Sounds of ‘dust devils’ first recorded on Mars as scientists say they’ve ‘hit the jackpot’

Sounds from a dust devil from Mars were first recorded as it wheeled over a NASA rover.

The rover, called Perseverance, picked up the audio and helped the scientists involved in the study “hit the jackpot.”

Sounds from dust devils of Mars have been recorded for the first time


Sounds from dust devils of Mars have been recorded for the first time

On Tuesday, a new study announced the sounds of the Martian dust devil picked up by Perseverance. The Deccan Herald said.

Naomi Murdoch, a lead author of the study, said of the noise recorded during the study, “We hit the jackpot.”

Murdoch’s team hopes these sounds will help researchers understand Martian weather and climate, in addition to any life the planet may have supported in the past, the outlet said.

Dust devils are widespread on Mars, and they come from vortices that are filled with dust due to different ground and air temperatures.

Stunning image of Mars peeking out from behind the moon, taken from the US back garden
The stunning image shows Mars reaching its closest point to Earth

Rover Perseverance has been chilling in Jezero Crater since early 2021, and this is an area where dust devils are particularly common, although they have not been recorded before.

It was September 27, 2021, when a 130-meter-high dust devil flew directly over the rover’s microphone.

The rover’s SuperCam microphone, responsible for the first-ever sound recording from Mars, captured the dust devil’s sound, however muffled.

Murdoch said, “We hear the wind associated with the dust devil once it arrives, then nothing because we are in the eye of the vortex.”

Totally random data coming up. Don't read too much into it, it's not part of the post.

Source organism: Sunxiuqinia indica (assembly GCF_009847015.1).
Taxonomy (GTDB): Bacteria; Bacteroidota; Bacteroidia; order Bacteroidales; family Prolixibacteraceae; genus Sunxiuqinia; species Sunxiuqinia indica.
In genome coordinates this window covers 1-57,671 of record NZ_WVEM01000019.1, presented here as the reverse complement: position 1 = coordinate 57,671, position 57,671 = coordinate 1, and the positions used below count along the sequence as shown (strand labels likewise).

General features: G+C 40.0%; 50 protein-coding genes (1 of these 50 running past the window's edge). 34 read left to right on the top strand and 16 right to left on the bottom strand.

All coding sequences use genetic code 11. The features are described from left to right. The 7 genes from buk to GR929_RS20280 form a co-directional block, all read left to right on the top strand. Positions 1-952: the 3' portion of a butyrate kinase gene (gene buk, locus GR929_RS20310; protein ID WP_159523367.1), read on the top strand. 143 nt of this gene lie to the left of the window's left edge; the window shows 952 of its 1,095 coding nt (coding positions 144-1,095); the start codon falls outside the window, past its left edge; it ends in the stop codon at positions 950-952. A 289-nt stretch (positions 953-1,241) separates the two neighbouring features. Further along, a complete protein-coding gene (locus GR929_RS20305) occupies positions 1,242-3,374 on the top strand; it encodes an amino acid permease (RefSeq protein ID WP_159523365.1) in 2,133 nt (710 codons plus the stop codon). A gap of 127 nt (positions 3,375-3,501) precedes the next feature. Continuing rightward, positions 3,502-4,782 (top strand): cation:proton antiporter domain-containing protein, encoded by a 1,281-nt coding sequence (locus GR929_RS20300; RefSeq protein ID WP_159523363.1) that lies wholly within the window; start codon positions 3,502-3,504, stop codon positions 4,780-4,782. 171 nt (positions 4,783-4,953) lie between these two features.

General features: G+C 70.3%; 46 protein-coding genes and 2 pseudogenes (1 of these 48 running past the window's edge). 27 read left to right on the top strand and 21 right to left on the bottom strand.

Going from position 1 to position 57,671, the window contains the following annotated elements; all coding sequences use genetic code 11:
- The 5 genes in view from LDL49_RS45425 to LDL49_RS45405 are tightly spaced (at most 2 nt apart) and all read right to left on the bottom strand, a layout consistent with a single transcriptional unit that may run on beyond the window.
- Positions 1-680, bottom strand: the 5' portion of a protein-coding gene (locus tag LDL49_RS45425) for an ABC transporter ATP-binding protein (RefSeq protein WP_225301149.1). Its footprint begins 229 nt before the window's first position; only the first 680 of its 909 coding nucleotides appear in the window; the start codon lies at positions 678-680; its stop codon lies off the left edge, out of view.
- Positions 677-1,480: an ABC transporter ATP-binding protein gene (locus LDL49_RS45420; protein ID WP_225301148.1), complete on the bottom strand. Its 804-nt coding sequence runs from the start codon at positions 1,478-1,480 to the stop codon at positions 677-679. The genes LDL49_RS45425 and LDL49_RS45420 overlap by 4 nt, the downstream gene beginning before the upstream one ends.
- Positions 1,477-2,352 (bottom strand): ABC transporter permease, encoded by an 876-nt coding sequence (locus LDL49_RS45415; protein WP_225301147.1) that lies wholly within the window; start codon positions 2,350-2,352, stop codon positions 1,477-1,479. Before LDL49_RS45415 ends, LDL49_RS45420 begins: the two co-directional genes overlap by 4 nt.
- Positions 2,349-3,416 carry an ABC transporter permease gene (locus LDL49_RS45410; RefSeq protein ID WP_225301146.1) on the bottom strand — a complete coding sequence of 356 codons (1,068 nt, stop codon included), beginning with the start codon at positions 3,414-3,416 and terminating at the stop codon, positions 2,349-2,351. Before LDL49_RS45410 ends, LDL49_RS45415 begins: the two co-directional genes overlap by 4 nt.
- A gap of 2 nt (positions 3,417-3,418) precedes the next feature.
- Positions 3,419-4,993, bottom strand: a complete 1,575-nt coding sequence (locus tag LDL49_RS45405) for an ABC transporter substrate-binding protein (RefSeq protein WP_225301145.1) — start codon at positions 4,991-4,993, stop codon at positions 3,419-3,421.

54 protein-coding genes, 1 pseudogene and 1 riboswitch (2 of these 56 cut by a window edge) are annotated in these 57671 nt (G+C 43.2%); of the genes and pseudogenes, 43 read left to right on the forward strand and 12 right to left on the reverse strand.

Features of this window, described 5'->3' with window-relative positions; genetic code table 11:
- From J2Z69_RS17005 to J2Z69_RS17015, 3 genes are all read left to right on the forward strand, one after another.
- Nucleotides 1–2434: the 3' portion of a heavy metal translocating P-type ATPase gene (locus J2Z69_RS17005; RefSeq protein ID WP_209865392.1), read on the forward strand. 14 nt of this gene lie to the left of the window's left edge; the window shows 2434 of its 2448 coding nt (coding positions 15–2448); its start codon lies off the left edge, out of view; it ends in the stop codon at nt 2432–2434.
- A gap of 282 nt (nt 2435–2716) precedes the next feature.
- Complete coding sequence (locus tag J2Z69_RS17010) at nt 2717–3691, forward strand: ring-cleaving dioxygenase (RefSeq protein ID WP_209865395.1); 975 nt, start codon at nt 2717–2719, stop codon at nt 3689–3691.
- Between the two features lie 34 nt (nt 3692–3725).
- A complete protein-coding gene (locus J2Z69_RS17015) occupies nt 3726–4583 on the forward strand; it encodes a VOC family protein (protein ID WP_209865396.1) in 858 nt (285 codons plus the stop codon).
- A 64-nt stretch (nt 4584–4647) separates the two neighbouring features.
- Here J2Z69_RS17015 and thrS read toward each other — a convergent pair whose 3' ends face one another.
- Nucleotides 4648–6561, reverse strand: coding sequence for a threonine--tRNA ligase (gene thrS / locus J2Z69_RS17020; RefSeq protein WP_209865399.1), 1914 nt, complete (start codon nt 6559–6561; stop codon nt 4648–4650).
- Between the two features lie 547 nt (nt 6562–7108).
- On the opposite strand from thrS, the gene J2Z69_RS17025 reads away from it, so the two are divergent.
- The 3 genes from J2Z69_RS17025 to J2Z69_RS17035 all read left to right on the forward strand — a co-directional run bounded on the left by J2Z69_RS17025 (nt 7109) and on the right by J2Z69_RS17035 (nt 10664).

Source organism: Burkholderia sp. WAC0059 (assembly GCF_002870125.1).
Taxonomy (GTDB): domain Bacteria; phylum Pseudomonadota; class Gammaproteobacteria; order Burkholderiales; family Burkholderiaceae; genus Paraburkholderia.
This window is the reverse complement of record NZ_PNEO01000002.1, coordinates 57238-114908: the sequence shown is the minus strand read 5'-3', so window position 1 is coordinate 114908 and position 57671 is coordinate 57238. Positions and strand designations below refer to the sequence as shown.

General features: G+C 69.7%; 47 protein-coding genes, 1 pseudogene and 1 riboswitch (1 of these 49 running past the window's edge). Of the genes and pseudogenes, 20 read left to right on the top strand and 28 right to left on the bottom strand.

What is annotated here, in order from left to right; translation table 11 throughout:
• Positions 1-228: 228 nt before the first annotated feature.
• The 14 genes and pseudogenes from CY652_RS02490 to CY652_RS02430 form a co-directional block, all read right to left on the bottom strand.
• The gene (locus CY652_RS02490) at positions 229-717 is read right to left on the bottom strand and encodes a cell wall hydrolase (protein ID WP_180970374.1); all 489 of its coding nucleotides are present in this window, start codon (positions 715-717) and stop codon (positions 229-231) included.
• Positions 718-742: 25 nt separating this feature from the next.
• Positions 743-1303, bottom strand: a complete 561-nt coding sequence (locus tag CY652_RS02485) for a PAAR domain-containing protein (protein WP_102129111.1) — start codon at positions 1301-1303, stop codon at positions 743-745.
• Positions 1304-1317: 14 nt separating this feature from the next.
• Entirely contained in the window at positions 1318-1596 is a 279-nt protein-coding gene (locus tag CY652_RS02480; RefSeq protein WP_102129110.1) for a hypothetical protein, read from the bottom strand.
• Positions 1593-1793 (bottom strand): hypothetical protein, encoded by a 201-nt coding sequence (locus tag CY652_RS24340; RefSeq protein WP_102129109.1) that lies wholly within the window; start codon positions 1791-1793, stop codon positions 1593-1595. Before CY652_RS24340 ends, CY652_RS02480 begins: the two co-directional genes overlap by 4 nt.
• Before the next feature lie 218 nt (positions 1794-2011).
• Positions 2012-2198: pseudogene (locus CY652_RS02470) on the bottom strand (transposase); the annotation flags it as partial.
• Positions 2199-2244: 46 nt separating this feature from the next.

Noises from the dust devil kicked up again when “the microphone goes through the second wall”.

By studying the sound of the impact, the researchers can count the particles and see the pattern of movement and structure of the wind, the Deccan Herald said.

Sometimes these dust devils suck up dust, and sometimes “they just move air,” Murdoch said — the inconsistency remains a mystery to scientists.

This means some of the solar panels placed by Nasa are covered in dust, while others are being cleaned by Martian weather activity.

With a deeper understanding, scientists can make predictions about where this specific weather pattern is most likely to occur next.

Although huge dust storms have been featured in films like 2015’s The Martian, Murdoch said the crazy nature of those portrayed on screen was “unrealistic”.

Murdoch’s co-author and planetary scientist Sylvestre Maurice said: “One might think that studying Martian climate today has nothing to do with looking for traces of life billions of years ago.

“But it’s all part of a whole, because the story of Mars is a story of extreme climate change from a wet, hot planet to a completely dry and cold planet.” Sounds of ‘dust devils’ first recorded on Mars as scientists say they’ve ‘hit the jackpot’

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